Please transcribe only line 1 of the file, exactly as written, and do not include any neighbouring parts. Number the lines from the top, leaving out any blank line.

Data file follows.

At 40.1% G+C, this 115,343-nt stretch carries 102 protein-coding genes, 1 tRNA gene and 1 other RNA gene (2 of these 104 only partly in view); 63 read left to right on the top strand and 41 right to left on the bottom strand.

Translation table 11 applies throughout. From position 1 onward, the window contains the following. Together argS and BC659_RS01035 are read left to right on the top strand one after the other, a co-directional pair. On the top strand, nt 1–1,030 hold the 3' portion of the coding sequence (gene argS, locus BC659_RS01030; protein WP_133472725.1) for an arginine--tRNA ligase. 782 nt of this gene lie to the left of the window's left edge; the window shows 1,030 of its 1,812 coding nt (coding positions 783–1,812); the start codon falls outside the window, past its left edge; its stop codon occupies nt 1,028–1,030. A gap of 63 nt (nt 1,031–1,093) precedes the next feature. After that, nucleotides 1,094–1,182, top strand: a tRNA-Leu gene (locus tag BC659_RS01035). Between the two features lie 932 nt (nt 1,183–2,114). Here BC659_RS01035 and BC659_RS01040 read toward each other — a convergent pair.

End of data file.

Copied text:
At 40.1% G+C, this 115,343-nt stretch carries 102 protein-coding genes, 1 tRNA gene and 1 other RNA gene (2 of these 104 only partly in view); 63 read left to right on the top strand and 41 right to left on the bottom strand.